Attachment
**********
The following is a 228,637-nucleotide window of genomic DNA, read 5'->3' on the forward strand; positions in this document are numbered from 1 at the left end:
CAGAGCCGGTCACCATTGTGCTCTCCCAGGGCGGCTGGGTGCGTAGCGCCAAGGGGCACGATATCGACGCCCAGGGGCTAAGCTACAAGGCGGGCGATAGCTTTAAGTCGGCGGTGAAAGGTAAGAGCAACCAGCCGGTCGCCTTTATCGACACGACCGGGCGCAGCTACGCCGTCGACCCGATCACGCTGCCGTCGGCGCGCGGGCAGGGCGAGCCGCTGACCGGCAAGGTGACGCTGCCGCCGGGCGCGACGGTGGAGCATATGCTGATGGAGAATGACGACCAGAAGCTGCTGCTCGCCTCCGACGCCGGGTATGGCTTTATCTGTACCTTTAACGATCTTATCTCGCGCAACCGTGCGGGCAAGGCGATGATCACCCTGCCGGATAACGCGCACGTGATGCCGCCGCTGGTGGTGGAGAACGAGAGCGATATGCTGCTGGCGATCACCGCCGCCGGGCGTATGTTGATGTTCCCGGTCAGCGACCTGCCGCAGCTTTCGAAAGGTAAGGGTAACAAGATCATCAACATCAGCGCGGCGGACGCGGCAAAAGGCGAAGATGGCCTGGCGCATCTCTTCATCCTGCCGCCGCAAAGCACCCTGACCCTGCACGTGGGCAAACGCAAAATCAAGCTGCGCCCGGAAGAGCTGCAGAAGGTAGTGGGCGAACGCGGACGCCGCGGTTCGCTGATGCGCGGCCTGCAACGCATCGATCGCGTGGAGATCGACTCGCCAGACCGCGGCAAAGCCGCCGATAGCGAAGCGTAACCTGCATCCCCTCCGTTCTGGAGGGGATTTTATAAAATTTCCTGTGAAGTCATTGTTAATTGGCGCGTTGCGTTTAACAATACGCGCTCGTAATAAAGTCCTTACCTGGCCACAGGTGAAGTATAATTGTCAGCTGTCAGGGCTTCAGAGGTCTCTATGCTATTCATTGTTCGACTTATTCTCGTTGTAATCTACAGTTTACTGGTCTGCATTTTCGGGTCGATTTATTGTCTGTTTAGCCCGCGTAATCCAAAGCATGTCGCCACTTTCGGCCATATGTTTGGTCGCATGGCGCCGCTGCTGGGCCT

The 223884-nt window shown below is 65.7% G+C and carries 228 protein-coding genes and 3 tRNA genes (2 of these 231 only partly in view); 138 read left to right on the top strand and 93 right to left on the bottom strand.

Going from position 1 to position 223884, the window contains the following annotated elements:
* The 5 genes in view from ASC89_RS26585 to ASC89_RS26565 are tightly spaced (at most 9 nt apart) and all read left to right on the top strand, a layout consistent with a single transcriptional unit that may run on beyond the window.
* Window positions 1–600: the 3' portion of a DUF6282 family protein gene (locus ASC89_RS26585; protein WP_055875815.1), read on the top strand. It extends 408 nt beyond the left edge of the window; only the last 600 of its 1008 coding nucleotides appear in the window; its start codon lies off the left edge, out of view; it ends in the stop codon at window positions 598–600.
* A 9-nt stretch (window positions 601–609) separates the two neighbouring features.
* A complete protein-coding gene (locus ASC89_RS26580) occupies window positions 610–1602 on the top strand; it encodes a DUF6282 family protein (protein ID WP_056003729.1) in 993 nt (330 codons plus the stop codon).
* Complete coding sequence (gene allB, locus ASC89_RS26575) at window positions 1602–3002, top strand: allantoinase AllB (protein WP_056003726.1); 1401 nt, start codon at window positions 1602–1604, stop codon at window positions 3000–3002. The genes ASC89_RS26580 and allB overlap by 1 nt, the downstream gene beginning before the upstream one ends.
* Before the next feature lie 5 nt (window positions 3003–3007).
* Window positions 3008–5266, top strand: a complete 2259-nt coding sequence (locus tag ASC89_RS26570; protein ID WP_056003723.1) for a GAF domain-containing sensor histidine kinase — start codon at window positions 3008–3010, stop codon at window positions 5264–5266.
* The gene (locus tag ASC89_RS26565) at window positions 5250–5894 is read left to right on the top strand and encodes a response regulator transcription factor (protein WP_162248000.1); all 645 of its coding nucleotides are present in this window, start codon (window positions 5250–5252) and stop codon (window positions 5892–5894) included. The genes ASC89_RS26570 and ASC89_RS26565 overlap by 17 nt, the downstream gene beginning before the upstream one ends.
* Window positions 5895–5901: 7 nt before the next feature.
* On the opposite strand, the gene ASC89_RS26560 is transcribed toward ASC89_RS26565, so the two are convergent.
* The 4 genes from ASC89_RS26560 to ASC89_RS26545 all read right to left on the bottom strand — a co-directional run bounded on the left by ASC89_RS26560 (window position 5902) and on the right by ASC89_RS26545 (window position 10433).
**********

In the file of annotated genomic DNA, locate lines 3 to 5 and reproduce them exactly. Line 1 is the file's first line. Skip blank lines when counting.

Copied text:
The 223884-nt window shown below is 65.7% G+C and carries 228 protein-coding genes and 3 tRNA genes (2 of these 231 only partly in view); 138 read left to right on the top strand and 93 right to left on the bottom strand.

Going from position 1 to position 223884, the window contains the following annotated elements:
* The 5 genes in view from ASC89_RS26585 to ASC89_RS26565 are tightly spaced (at most 9 nt apart) and all read left to right on the top strand, a layout consistent with a single transcriptional unit that may run on beyond the window.